Rob: He’s a great writer. It’s a strong album material-wise, for sure. He’s not a co-writer either. He writes all of his stuff. Or at least most of it. He’s probably co-written some. For that album, I think he wrote all those songs himself.

Ronnie: He wrote them all, and he asked us about topics in bluegrass, too. I was playing at Station Inn every week back then, and I remember telling him that there’s everything in bluegrass. There’s real-life story-songs. I was kind of just joking around and said there’s ghost stories. He came the next week, and in the back of the Station Inn he sung me “The Mountain.” He said, “There’s your ghost song.”

Rob: He’s one of those people who just needs a topic to get his mind working, and he’ll write a song about it. The great song “Texas Eagle” is one of my favorites on there, and it’s a train song. There’s a lot of train songs in bluegrass and country.

 

With Jerry Douglas and some of the others to appear on the album, did you guys suggest them to Steve or did he pick out the supporting cast?

Ronnie: There’s a guy named Gene Wooten who’s a dobro player on most of that. He was playing with us down there on Tuesdays, and (Earle) saw him play. He was a great dobro player. He’s since passed. He was well-liked by all dobro players, including Jerry. He set up Jerry Douglas’ dobro. Then other people, like Jerry, we called in.

(Earle) had “The Pilgrim,” which is about Roy Huskey Jr., basically, so he got people who’d played with Roy. Emmylou, Jerry’s on that, Sam Bush is on that…

 

 

Iris DeMent did a duet with him, and that’s something he wanted to do.

Rob: My first time being around her, as well. I was blown away when I heard her singing.

Ronnie: She came in and overdubbed a number. She was like, “I don’t know. Is this too high for me?” We said, “Sing it.” She said, “I don’t know. I’ll be yelling this.” She belted it out, and it was something she wasn’t used to. She kind of sings lower range and does duets. She belted it out, and it was great.

Rob: She’s got a set of pipes!

 

Were you guys forced out of your musical comfort zones, as well?

Ronnie: I don’t think so. We had to do some of his songs that we weren’t used to.

Rob: Once we started out on the road with it, we had to do a lot more than what was on the record for our full show. We had to learn a lot of his material.

Ronnie: “Copperhead Road” and stuff like that. He played the mandolin, and I played the mandolin. We did this thing where we’d come out on the side of the stage as an encore and walk toward each other, playing mandolin.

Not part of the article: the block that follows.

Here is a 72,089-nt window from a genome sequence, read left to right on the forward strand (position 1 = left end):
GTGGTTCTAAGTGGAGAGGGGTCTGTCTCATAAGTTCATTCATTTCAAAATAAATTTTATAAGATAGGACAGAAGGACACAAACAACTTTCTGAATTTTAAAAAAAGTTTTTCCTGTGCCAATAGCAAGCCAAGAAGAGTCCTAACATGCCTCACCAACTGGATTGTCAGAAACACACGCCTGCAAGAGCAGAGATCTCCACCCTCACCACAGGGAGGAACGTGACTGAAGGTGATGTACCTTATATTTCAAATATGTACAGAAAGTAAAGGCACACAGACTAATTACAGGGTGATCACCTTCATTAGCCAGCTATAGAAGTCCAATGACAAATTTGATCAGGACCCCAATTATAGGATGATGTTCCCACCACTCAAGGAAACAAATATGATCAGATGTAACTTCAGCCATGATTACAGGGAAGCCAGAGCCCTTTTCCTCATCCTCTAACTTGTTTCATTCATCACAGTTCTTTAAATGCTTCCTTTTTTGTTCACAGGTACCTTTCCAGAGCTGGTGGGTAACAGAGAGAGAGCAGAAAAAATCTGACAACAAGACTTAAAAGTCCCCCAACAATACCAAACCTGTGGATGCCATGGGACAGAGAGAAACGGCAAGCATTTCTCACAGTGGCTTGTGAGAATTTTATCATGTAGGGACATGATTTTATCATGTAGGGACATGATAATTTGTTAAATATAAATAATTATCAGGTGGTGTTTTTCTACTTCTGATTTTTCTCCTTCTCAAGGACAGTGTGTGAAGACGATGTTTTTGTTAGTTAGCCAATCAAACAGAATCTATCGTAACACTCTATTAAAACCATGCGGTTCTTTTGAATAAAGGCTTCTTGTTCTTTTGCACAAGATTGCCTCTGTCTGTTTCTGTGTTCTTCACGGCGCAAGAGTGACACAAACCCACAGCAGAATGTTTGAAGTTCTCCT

We played a lot of those tunes that he did on the previous record, which had Peter Rowan on it and Huskey and Norman Blake played guitar. It’s an acoustic record, Train a Comin’.

 

Y’all mentioned that people in Nashville seemed curious about what Steve Earle and a bluegrass band might sound like together once you started playing these songs live. Over the past 20 years, you had Dwight Yoakam, Dolly Parton, Dierks Bentley and others dabbling in bluegrass. Would the concept behind The Mountain seem more normal now?

Rob: I’d say it’s a little more normal now because it’s happened a lot. Alan Jackson cut one, too. You know, there’s a lot of those country people who either came from bluegrass or know something about it. They’re fans of the music. A lot of the ones that do it already had a lot of success in the country world, and they’re looking for something different. It’s probably something they always wanted to do, and now’s the time when they don’t have a major label telling them no, it’s the kiss of death for your career.

 

 

 

 

Bobby Moore

Bobby Moore grew up in rural Northwest Georgia surrounded by country, bluegrass, and gospel music. Like a backslidden Baptist, he distanced himself from his upbringing for the longest time, turning his attention to underground rock ‘n’ roll. Moore first rediscovered his musical roots as a public history graduate student (University of West Georgia, 2011). As an intern with the Georgia Humanities Council, he helped plan a Georgia tour of the Smithsonian’s traveling New Harmonies exhibit. He’s since become an Atlanta-based freelance writer and Rock and Roll Globe contributor who dreams of working in Nashville as a public historian. Follow him on Twitter @heibergercgr.